Clermont was an 18th-century plantation in Fairfax County (now Alexandria, Virginia, United States. Clermont is best known as the home of John Mason (4 April 1766–19 March 1849), an early American merchant and planter and a son of George Mason, a Founding Father of the United States. Clermont is also known for being the birthplace of Fitzhugh Lee (9 November 1835–18 April 1905), nephew of Robert E. Lee, grandson of John Mason, Confederate cavalry general in the American Civil War, Governor of Virginia, diplomat, and United States Army general in the Spanish-American War.
Clermont plantation was built by Benjamin Dulaney in the late 18th-century. Dulaney, a friend of George Washington, used the estate as his summer residence. Clermont was large in size with two parlors, eleven bedrooms, and multiple outbuildings. Dulaney's family members were loyalists during the American Revolutionary War and many of them lost their possessions and property. Dulaney's property was spared, probably due to his friendship with Washington, but Dulaney attempted to sell Clermont to Washington, Washington refused. Dulaney married Washington's goddaughter, daughter of Daniel French of Rose Hill.
After Dulaney, Clermont hosted a succession of tenants and owners. Between 1803 and 1804, Clermont was the residence of Reverend Thomas Davis, Vicar of Christ Church in Alexandria. Davis tried unsuccessfully to establish a school for young men at Clermont. Reverend Davis is best known for officiating at Washington's burial service.
General John Mason was the next resident of Clermont. Mason had two other homes, one in Georgetown and a summer residence on Analostan Island. After suffering financial setbacks, Mason was forced to give up his island residence, and in 1833, he and his family relocated to the Virginia countryside at Clermont.
FOR SALE -- This estate is distant about four miles from Alexandria, and one mile south of the Little Turnpike Road, leading to the Town, comprising about 320 acres of land. The arable land, of which about 160 acres is level bottom on Cameron Run, is in a state of high fertility, having been well drained, and the whole with about 40 acres of upland, judiciously cultivated and improved, by Clover and Plaister, with the free use of lime and other manure. It is divided into seven fields, one a large meadow of timothy, with one or more fine springs in each. The residue of the tract, exclusive of the lawns, orchards, and gardens, is in young wood. The Mansion and its appurtenances are of the most ample and commodious description, beautifully situated on a gentle eminence, and overlooking the Town of Alexandria and the lowlands of the estate. The dwelling house on the first floor contains two parlors, besides large library, and an office, with eleven chambers above stairs, and in the buildings appurtenant to it, besides an ample kitchen, laundry, and housekeeper's room, a dairy, bath-house, smoke house, ample accommodations for servants, ice house, the houses of farm servants, blacksmith's shop, a kiln of brick for burning lime, with ample barns, stabling, and other houses for stock and farm purposes, orchards of choice fruit, ornamental grounds and walks -- the whole in good order and well preserved by its late proprietor.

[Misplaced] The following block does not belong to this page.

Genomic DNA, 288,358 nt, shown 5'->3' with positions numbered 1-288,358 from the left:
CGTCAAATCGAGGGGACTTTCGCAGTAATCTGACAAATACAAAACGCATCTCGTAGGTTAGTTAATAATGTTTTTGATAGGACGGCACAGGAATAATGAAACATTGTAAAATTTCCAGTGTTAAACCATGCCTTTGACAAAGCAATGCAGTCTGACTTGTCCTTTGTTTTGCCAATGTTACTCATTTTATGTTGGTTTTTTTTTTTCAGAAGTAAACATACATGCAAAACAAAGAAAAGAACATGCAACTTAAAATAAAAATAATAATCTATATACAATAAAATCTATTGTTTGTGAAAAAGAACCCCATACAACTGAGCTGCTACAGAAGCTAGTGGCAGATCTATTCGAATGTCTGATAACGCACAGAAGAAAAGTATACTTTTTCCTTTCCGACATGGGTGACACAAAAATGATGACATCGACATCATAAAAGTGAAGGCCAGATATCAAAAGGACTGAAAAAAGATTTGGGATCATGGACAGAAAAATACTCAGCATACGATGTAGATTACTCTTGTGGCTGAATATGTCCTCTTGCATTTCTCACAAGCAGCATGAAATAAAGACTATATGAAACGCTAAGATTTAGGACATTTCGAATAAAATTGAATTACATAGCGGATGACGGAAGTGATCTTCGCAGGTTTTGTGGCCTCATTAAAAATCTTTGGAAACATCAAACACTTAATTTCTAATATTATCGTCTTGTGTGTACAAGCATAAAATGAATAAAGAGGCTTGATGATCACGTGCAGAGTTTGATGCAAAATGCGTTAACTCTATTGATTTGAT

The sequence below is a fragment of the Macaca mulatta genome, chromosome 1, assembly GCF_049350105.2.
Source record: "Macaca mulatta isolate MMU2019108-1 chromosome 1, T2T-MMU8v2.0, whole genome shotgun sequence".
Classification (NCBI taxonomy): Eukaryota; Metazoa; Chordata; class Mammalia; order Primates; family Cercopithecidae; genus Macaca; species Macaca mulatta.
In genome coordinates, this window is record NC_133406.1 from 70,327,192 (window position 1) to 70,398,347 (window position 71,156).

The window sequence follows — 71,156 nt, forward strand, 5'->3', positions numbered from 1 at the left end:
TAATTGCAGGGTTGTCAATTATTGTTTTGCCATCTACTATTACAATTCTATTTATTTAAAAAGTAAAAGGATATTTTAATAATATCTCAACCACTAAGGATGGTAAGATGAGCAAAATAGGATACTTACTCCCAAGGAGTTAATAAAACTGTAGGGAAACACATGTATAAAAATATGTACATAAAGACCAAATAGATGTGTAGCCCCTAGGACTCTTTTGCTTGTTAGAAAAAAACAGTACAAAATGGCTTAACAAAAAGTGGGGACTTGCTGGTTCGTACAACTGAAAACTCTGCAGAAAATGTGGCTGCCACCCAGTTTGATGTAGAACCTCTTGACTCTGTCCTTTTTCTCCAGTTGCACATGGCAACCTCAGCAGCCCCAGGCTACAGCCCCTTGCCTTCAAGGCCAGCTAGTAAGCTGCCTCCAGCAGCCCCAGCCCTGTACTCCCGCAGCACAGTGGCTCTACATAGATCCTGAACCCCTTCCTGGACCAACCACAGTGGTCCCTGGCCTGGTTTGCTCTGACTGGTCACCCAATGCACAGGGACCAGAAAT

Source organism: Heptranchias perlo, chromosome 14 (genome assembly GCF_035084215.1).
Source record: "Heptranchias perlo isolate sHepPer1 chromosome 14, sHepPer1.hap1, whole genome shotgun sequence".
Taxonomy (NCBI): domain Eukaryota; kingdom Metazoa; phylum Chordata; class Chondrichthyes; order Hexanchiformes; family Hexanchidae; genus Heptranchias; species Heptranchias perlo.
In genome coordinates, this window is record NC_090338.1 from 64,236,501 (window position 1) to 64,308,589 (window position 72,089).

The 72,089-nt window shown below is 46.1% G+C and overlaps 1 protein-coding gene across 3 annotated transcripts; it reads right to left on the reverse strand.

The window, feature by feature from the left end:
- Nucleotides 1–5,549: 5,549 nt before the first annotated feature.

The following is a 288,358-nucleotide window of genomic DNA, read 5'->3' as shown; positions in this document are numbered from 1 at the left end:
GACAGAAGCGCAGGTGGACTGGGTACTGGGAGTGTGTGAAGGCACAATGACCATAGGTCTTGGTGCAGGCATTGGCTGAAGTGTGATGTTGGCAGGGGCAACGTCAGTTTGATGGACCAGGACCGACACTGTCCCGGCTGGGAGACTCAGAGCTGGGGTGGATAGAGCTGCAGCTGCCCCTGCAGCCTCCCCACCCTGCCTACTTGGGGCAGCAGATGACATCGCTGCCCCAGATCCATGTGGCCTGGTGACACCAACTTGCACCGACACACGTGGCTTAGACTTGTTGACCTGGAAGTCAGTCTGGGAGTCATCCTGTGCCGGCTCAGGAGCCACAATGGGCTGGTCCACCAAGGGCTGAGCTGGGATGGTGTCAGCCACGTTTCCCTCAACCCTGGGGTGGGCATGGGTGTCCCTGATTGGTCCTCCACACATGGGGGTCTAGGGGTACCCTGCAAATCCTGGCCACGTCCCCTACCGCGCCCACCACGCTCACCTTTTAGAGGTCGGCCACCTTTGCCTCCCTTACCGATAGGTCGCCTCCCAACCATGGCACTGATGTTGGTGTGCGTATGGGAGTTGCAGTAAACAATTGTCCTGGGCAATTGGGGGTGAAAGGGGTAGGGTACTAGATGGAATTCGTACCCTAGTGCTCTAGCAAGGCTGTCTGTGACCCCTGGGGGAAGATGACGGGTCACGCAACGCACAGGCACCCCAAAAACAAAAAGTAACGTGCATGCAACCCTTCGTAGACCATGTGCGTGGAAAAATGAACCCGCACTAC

Clermont was purchased by Commodore French Forrest, head of the Washington Navy Yard. Forrest was the son of Major Joseph Forrest and his wife Elizabeth French Dulaney, daughter of Clermont's original owner. During the American Civil War, Forrest resigned his commission with the United States Navy and offered his services to Virginia. Forrest never again stepped foot on Clermont. Forrest assumed command of the Norfolk Naval Shipyard where he supervised the construction of the CSS Virginia. During the war, Clermont was confiscated by the Union Army and used as small pox hospital. The mansion was subsequently burned to prevent the further spread of the disease.